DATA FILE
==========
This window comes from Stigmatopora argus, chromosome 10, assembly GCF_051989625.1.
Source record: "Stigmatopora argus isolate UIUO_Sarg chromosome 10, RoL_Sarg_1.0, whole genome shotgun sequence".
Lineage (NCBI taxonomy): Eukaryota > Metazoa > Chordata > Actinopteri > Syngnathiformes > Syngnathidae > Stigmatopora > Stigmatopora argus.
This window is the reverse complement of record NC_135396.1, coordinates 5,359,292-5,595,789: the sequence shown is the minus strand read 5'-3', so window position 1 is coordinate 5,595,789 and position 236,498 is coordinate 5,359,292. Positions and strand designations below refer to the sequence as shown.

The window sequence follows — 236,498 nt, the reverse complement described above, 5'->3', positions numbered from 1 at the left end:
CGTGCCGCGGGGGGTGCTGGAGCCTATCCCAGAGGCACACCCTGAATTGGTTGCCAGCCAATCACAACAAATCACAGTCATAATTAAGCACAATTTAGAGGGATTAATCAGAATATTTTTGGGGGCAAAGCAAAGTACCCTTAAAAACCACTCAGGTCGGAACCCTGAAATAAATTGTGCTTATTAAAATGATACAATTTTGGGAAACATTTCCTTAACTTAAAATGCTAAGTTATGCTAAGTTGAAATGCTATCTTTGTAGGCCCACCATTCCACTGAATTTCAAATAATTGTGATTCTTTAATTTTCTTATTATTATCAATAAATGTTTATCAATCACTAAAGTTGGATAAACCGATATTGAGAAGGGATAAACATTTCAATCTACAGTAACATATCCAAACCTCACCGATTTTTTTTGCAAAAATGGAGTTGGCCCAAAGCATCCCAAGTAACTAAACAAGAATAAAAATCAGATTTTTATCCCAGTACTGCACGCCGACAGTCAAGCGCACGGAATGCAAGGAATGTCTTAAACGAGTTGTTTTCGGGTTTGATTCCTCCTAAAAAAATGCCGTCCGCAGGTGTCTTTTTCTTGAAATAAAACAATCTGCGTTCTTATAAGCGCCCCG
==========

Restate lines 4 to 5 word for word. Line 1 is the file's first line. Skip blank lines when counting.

This window is the reverse complement of record NC_135396.1, coordinates 5,359,292-5,595,789: the sequence shown is the minus strand read 5'-3', so window position 1 is coordinate 5,595,789 and position 236,498 is coordinate 5,359,292. Positions and strand designations below refer to the sequence as shown.

The window sequence follows — 236,498 nt, the reverse complement described above, 5'->3', positions numbered from 1 at the left end: